4. Suitability or inexpensive method of melting and casting into die shape without the requirement of expensive machining and heat treating steps.

5. Superior cutting tool and cutting edge performance under cutting conditions up to 1000 C.

Further and other objects of the present invention will become apparent from the description contained herein.

SUMMARY OF THE INVENTION

In accordance with one aspect of the present invention, the foregoing and other objects are achieved by a polycrystalline alloy which is composed essentially of, by weight %: 15% to 30% Mo, 3% to 10% Al, up to 10% Cr, up to 10% Fe, up to 2% Si, 0.01% to 0.2% C, 0.01% to 0.04% B, balance Ni.

In accordance with another aspect of the present invention, a polycrystalline alloy is composed essentially of, by weight %: 15% to 23% Mo, 3% to 6% Al, 7% to 9% Cr, 0.03% to 0.1% C, 0.01% to 0.04% B, balance Ni.

BRIEF DESCRIPTION OF THE DRAWING

In the drawing:

FIG. 1 is a graph showing room-temperature hardness as a function of time after heat treating at 850 C. for alloys B, B1, and B2.

FIG. 2 is a graph showing room-temperature hardness as a function of time after heat treating at 900 C. for alloys B, B1, B2, and B3. Data for commercially processed wrought Hastelloy B is also included.

FIG. 3 is a graph showing room-temperature hardness as a function of time after heat treating at 950 C. for alloys B, B1, B2, and B3. Data for commercially processed wrought Hastelloy B is also included.

FIG. 4 is a graph showing room-temperature hardness as a function of time after heat treating at 1000 C. for alloys B, B1, and B2.

FIG. 5 is a graph showing room-temperature hardness as a function of time after heat treating at 1000 C. for arc- and air-induction-melted B1 and air-induction-melted B3.

FIG. 6 is a graph showing room-temperature hardness as a function of time after heat treating at 850 C. for alloys B4, B5, B6, and B7.

FIG. 7 is a graph showing room-temperature hardness as a function of time after heat treating at 900 C. for alloys B4, B5, B6, and B7.

FIG. 8 is a graph showing room-temperature hardness as a function of time after heat treating at 950 C. for alloys B4, B5, B6, and B7.

FIG. 9 is a graph showing room-temperature hardness as a function of time after heat treating at 1000 C. for alloys B4, B5, B6, and B7.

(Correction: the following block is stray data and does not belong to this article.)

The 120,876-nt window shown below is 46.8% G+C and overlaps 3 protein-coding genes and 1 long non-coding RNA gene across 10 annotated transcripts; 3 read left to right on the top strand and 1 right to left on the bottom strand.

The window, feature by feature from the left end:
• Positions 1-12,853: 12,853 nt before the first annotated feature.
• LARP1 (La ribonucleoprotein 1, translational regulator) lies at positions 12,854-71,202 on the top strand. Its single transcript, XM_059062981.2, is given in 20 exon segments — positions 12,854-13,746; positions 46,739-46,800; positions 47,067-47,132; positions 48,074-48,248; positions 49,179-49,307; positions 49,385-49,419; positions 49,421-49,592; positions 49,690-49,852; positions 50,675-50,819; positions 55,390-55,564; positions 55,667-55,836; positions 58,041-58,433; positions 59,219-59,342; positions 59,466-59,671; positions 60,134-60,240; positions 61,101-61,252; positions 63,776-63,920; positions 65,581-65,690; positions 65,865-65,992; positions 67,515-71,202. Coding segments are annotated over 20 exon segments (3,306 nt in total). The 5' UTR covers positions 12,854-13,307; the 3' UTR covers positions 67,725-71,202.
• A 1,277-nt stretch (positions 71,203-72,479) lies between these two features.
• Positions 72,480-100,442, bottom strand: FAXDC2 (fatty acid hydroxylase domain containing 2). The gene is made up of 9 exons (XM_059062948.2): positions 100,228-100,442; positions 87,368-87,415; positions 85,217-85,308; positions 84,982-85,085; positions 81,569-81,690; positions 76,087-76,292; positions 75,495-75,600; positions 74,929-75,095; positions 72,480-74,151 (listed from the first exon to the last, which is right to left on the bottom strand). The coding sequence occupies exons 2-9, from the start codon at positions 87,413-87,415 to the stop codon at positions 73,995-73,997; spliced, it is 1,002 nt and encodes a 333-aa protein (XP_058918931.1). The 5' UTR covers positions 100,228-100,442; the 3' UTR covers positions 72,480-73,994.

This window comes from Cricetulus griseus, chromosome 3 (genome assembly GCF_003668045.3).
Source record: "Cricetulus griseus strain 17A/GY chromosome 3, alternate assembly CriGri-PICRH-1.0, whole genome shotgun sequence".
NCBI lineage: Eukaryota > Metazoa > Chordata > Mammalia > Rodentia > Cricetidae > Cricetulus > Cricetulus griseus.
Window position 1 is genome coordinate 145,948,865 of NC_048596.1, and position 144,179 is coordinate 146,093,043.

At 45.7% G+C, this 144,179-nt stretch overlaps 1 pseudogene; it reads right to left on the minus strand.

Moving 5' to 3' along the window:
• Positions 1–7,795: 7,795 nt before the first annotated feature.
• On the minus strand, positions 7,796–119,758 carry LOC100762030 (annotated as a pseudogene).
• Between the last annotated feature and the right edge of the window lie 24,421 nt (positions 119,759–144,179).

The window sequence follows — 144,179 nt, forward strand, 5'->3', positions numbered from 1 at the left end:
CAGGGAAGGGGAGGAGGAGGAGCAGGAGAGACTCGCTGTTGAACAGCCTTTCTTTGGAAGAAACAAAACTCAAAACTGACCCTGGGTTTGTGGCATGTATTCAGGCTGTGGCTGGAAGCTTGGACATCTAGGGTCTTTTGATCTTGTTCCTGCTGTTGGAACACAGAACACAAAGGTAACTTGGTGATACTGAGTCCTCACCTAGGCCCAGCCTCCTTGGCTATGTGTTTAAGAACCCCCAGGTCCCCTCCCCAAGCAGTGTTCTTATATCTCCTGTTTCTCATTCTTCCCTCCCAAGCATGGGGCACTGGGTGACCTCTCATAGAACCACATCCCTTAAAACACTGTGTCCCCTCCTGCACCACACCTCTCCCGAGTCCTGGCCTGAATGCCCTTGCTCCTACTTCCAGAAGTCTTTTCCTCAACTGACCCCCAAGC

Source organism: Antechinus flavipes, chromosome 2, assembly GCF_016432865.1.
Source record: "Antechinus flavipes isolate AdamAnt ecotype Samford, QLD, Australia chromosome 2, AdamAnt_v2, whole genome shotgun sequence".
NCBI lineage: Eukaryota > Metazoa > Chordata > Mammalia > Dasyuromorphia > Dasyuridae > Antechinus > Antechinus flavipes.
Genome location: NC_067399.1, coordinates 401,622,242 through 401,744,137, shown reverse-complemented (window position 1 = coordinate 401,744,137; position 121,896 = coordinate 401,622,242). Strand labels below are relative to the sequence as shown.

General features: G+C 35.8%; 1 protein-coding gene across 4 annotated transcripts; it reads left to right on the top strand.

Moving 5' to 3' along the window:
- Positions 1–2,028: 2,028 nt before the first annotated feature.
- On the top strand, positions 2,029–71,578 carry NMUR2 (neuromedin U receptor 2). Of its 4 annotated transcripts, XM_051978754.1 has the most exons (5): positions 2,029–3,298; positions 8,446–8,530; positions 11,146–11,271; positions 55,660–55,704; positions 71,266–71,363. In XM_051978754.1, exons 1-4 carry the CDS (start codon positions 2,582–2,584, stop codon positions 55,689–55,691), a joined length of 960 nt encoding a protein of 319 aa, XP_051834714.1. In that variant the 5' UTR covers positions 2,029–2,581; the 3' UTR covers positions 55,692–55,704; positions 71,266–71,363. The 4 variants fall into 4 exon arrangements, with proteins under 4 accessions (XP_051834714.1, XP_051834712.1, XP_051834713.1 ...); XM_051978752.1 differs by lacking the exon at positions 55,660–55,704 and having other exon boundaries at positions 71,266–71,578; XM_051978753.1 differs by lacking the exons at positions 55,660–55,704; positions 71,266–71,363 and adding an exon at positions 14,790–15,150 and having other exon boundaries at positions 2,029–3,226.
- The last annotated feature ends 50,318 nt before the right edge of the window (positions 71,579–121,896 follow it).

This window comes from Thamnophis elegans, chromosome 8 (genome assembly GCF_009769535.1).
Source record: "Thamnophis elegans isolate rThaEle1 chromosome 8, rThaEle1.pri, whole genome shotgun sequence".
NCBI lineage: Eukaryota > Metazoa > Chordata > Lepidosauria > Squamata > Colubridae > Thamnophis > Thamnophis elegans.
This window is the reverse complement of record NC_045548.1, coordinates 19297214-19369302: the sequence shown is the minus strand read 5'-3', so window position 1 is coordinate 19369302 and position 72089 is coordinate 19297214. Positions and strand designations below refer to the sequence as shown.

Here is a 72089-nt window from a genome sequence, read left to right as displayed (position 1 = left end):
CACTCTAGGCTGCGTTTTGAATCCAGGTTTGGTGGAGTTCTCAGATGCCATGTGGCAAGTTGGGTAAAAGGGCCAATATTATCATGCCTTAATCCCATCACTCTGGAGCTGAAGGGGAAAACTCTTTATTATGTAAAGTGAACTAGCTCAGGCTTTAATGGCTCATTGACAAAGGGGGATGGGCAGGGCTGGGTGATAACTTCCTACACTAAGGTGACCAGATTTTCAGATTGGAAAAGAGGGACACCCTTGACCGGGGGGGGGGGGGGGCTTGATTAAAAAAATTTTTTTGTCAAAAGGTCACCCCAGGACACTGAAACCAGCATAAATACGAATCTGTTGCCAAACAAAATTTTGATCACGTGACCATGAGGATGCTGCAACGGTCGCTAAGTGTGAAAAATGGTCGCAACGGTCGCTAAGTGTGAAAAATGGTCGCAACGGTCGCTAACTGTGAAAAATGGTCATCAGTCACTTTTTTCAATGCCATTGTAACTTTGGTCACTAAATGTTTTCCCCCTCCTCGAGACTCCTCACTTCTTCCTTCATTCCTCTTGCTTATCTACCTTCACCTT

FIG. 10 is a graph showing room-temperature hardness as a function of time after heat treating at 850 C. for alloys B8, B9, B10, B11, and B12.

FIG. 11(a) is a graph showing room-temperature hardness as a function of time after heat treating at 850 C. for alloy B13.

FIG. 11(b) is a graph showing room-temperature hardness as a function of time after heat treating at 900 C. for alloy B13.

FIG. 11(C) is a graph showing room-temperature hardness as a function of time after heat treating at 1000 C. for alloy B13.

FIG. 12 is a graph showing room-temperature hardness as a function of time after heat treating at 900 C. for alloys B8, B9, B10, B11, and B12.

FIG. 13 is a graph showing room-temperature hardness as a function of time after heat treating at 1000 C. for alloys B8, B9, B10, B1, and B12.

FIG. 14(a) is a graph showing room-temperature hardness as a function of Larsen-Miller (LM) parameter. The LM parameter was used to combine the change in hardness due to exposure at various temperatures for alloy B1.

FIG. 14(b) is a graph showing room-temperature hardness as a function of LM parameter. The LM parameter was used to combine the change in hardness due to exposure at various temperatures for alloy B9.

FIG. 15 is a graph showing effect of molybdenum-content variation on room-temperature hardness in the as-cast condition and after 150-h exposure at four temperatures for aluminum-modified B alloys.

FIG. 16 is a graph showing effect of aluminum-content variation on room-temperature hardness in the as-cast condition and after 150-h exposure at four temperatures for aluminum-modified B alloys.

FIG. 17 is a graph showing weight change as a function of time for exposure in air at 850 C. for alloys B, B1, and B2.

FIG. 18 is a graph showing weight change as a function of time for exposure in air at 900 C. for alloys B, 1, and B2. Data for commercially processed wrought Hastelloy B is also included.

FIG. 19 is a graph showing weight change as a function of time for exposure in air at 950 C. for alloys B, 1, and B2. Data for commercially processed wrought Hastelloy B is also included.

FIG. 20 is a graph showing weight change as a function of time for exposure in air at 100 C. for alloys B, B1, and B2.

FIG. 21 is a graph showing weight change as a function of time for exposure in air at 850 C. for alloys B4, B5, B6, and B7.

FIG. 22 is a graph showing weight change as a function of time for exposure in air at 900 C. for alloys B4, B5, B6, and B7.

FIG. 23 is a graph showing weight change as a function of time for exposure in air at 950 C. for alloys B4, B5, B6, and B7.

FIG. 24 is a graph showing weight change as a function of time for exposure in air at 1000 C. for alloys B4, B5, B6, and B7.

FIG. 25 is a graph showing weight change as a function of time for exposure in air at 850 C. for alloys B8, B9, B10, and B11.

FIG. 26 is a graph showing weight change as a function of time for exposure in air at 900 C. for alloys B8, B9, B10, and B11.

FIG. 27 is a graph showing weight change as a function of time for exposure in air at 1000 C. for alloys B8, B9, B10, and B11.

FIG. 28(a) is a graph showing weight change as a function of time for exposure in air at 850 C. for alloy B13.

FIG. 28(b) is a graph showing weight change as a function of time for exposure in air at 900 C. for alloy B13.

FIG. 28(c) is a graph showing weight change as a function of time for exposure in air at 1000 C. for alloy B13.

FIG. 29 is a graph showing weight change after 150-h exposure in air as a function of temperature for alloys B, B1, B9, and B13.